Primary viral pneumonia was defined in patients presenting illness with acute respiratory distress and unequivocal alveolar opacities involving two or more lobes with negative respiratory and blood bacterial cultures during the acute phase of influenza virus [2]. Nasopharyngeal swab specimens were collected for respiratory viruses at hospital admission, and lower respiratory secretions were also obtained from intubated patients. Real-time polymerase chain reaction (RT-PCR) testing was performed in accordance with the published guidelines from the Centers for Disease Control and Prevention (CDC) [9]. Novel influenza A H1N1 testing was performed in each institution, or centralized in a reference laboratory when not available. A confirmed case was defined as an acute respiratory illness with laboratory-confirmed pandemic H1N1 virus infection identified by RT-PCR or viral culture [10]. Only confirmed cases were included in the current study.

Community-acquired respiratory coinfection (CARC) was defined as any infection diagnosed within the first 2 days of hospitalization. Infections occurring later were considered nosocomial [11]. Patients who presented healthcare-associated pneumonia were excluded from the present study [12]. Patients were admitted to the ICU either because they were potential candidates for mechanical ventilation and/or because they were judged to be in an unstable condition requiring intensive medical or nursing care [13, 14].

Oseltamivir was administered orally in accordance with CDC recommendations, and the regimen (150 mg per 24 hours or 300 mg per 24 hours) was chosen by the attending physician [15]. The ICU admission criteria and treatment decisions for all patients, including determination of the need for intubation, the dosage of RRT and the type of antibiotic and antiviral therapy administered were not standardized and were decided by the attending physician.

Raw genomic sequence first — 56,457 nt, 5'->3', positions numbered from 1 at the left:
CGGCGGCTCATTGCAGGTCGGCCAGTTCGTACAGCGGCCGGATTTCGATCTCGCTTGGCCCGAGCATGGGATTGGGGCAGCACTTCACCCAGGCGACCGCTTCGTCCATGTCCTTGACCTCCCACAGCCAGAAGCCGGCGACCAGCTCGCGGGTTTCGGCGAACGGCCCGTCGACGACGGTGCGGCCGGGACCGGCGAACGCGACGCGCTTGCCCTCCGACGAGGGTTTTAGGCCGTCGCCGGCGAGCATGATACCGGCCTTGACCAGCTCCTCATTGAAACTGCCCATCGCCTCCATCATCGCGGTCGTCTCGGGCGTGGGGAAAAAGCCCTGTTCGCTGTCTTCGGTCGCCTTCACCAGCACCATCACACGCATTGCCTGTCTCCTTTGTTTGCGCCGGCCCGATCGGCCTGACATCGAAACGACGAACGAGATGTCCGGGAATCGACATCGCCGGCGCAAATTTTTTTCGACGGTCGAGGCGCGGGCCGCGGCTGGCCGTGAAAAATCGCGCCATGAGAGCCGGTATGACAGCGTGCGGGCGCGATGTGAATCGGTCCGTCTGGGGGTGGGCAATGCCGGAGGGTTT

The AKI stages in critically ill patients with H1N1 virus infection were diagnosed according to the glomerular filtration rate criteria of the current AKIN definitions [6]. Information in regard to urine output was not used in the present manuscript. Diagnostic criteria for AKI were an abrupt (within 48 hours) reduction in kidney function, currently defined as an absolute increase in serum CK level of ≥0.3 mg/dl, a percentage increase in serum CK level of ≥50% (1.5-fold greater than baseline) or a reduction in urine output (documented oliguria of <0.5 ml/kg/hour for more than 6 hours) [6]. The severity of AKI was classified as stage I (serum CK increase of >150% to 200% (1.5- to twofold increase) or ≥0.3 mg/dl), stage II (serum CK increase of >200% to 300% (more than two- to threefold)) and stage III (serum CK increase of >300% (more than threefold) or the need for RRT). Alternatively, stage III was defined by an increase of serum CK 0.5 mg/dl from baseline serum CK values of 4.0 mg/dl. The CK criteria describe changes in renal function without specifying the direction of change. We performed an analysis of the maximum AKI severity stage reached. RRT in the course of AKI was always initiated when needed for the following indications: pulmonary edema, oliguria (defined as urine output <0.5 ml/kg body weight per hour for >6 hours), metabolic acidosis or hyperkalemia not responding to conventional treatment and uremia defined as urea nitrogen of >100 mg/dl. RRT was available 24 hours per day, and no patient requiring RRT was denied RRT on the basis of futility. All pairs of CK levels were taken within 48-hour periods and were analyzed during the course of ICU admission as the maximum AKIN stage was used.